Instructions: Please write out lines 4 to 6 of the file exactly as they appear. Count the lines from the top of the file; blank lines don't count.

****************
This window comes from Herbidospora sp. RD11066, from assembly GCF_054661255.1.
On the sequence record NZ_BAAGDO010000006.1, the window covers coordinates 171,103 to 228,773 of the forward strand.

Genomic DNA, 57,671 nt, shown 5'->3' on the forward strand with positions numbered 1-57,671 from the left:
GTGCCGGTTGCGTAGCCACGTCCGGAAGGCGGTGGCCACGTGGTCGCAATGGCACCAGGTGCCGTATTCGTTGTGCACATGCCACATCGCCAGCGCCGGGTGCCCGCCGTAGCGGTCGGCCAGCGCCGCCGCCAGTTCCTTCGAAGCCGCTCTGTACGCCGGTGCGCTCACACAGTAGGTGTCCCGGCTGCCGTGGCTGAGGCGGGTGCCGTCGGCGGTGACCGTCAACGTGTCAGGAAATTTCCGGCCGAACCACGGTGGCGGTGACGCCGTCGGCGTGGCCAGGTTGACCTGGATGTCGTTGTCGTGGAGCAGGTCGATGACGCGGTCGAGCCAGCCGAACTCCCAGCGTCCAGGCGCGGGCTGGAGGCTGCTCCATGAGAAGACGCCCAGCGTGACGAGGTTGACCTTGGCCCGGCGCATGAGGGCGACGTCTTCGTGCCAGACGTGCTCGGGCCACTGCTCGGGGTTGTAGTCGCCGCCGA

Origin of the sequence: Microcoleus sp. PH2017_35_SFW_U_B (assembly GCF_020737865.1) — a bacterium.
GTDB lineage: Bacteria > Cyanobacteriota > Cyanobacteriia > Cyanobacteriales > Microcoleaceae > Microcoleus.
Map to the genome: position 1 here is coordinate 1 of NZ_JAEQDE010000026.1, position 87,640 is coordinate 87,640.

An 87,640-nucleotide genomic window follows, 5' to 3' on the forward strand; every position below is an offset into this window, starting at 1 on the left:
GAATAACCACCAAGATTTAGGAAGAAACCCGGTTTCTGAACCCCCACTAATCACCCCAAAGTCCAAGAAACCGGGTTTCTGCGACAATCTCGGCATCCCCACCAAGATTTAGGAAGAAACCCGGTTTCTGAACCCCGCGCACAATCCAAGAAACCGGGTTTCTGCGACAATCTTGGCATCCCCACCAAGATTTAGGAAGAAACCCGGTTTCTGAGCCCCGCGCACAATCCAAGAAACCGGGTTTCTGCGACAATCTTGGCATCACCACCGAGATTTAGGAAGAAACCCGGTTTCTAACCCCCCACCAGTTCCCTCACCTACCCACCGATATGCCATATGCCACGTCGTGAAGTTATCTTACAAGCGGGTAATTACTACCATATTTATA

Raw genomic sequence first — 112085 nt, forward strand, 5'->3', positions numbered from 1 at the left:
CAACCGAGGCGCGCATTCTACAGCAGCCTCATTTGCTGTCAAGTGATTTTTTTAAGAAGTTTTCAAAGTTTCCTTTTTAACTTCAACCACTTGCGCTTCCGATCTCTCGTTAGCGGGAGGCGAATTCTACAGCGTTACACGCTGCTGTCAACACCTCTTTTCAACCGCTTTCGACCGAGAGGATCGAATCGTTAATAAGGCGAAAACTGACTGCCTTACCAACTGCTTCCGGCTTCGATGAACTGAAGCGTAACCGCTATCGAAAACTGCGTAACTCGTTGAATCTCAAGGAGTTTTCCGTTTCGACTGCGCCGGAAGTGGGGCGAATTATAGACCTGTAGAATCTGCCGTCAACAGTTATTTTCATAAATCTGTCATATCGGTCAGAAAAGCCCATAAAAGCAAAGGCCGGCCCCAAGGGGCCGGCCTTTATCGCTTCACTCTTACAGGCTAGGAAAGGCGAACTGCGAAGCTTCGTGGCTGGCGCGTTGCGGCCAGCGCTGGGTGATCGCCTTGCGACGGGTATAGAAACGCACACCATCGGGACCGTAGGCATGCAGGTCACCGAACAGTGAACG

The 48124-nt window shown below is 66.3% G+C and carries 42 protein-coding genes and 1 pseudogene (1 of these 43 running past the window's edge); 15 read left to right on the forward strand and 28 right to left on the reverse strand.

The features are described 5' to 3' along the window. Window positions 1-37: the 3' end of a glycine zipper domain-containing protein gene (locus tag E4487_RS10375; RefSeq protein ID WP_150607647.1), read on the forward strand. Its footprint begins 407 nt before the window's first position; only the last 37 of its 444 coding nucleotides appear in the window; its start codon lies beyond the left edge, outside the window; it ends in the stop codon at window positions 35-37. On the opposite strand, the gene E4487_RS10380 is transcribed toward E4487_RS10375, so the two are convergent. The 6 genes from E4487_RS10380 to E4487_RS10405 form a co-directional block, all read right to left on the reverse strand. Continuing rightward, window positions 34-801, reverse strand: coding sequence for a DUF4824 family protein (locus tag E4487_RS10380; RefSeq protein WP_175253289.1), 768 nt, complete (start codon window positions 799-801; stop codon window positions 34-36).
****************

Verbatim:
GTGCCGGTTGCGTAGCCACGTCCGGAAGGCGGTGGCCACGTGGTCGCAATGGCACCAGGTGCCGTATTCGTTGTGCACATGCCACATCGCCAGCGCCGGGTGCCCGCCGTAGCGGTCGGCCAGCGCCGCCGCCAGTTCCTTCGAAGCCGCTCTGTACGCCGGTGCGCTCACACAGTAGGTGTCCCGGCTGCCGTGGCTGAGGCGGGTGCCGTCGGCGGTGACCGTCAACGTGTCAGGAAATTTCCGGCCGAACCACGGTGGCGGTGACGCCGTCGGCGTGGCCAGGTTGACCTGGATGTCGTTGTCGTGGAGCAGGTCGATGACGCGGTCGAGCCAGCCGAACTCCCAGCGTCCAGGCGCGGGCTGGAGGCTGCTCCATGAGAAGACGCCCAGCGTGACGAGGTTGACCTTGGCCCGGCGCATGAGGGCGACGTCTTCGTGCCAGACGTGCTCGGGCCACTGCTCGGGGTTGTAGTCGCCGCCGA

Origin of the sequence: Microcoleus sp. PH2017_35_SFW_U_B (assembly GCF_020737865.1) — a bacterium.
GTDB lineage: Bacteria > Cyanobacteriota > Cyanobacteriia > Cyanobacteriales > Microcoleaceae > Microcoleus.